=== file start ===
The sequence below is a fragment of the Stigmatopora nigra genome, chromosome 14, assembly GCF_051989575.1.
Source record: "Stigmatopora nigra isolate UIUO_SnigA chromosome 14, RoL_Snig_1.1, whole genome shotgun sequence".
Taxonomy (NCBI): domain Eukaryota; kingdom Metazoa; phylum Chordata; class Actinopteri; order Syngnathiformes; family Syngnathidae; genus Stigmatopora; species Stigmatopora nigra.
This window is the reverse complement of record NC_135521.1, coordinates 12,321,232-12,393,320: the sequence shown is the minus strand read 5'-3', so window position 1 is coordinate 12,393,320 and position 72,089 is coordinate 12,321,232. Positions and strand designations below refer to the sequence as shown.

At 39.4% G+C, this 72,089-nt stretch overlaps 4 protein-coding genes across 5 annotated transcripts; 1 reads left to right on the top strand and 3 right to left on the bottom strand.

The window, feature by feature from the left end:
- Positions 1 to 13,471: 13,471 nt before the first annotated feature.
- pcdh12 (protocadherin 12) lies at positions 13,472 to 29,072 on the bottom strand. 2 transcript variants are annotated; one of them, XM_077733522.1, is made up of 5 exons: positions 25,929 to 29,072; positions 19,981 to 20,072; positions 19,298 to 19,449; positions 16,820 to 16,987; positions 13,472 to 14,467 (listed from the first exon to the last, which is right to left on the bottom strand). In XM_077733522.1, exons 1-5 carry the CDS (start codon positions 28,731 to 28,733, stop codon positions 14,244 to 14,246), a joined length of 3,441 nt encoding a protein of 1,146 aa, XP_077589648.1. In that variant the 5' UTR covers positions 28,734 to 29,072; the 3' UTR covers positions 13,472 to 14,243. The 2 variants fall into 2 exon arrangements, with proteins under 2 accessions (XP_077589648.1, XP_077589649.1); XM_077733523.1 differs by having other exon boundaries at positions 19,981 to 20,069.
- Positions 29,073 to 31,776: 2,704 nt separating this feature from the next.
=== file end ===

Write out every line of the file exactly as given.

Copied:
The sequence below is a fragment of the Stigmatopora nigra genome, chromosome 14, assembly GCF_051989575.1.
Source record: "Stigmatopora nigra isolate UIUO_SnigA chromosome 14, RoL_Snig_1.1, whole genome shotgun sequence".
Taxonomy (NCBI): domain Eukaryota; kingdom Metazoa; phylum Chordata; class Actinopteri; order Syngnathiformes; family Syngnathidae; genus Stigmatopora; species Stigmatopora nigra.
This window is the reverse complement of record NC_135521.1, coordinates 12,321,232-12,393,320: the sequence shown is the minus strand read 5'-3', so window position 1 is coordinate 12,393,320 and position 72,089 is coordinate 12,321,232. Positions and strand designations below refer to the sequence as shown.

At 39.4% G+C, this 72,089-nt stretch overlaps 4 protein-coding genes across 5 annotated transcripts; 1 reads left to right on the top strand and 3 right to left on the bottom strand.

The window, feature by feature from the left end:
- Positions 1 to 13,471: 13,471 nt before the first annotated feature.
- pcdh12 (protocadherin 12) lies at positions 13,472 to 29,072 on the bottom strand. 2 transcript variants are annotated; one of them, XM_077733522.1, is made up of 5 exons: positions 25,929 to 29,072; positions 19,981 to 20,072; positions 19,298 to 19,449; positions 16,820 to 16,987; positions 13,472 to 14,467 (listed from the first exon to the last, which is right to left on the bottom strand). In XM_077733522.1, exons 1-5 carry the CDS (start codon positions 28,731 to 28,733, stop codon positions 14,244 to 14,246), a joined length of 3,441 nt encoding a protein of 1,146 aa, XP_077589648.1. In that variant the 5' UTR covers positions 28,734 to 29,072; the 3' UTR covers positions 13,472 to 14,243. The 2 variants fall into 2 exon arrangements, with proteins under 2 accessions (XP_077589648.1, XP_077589649.1); XM_077733523.1 differs by having other exon boundaries at positions 19,981 to 20,069.
- Positions 29,073 to 31,776: 2,704 nt separating this feature from the next.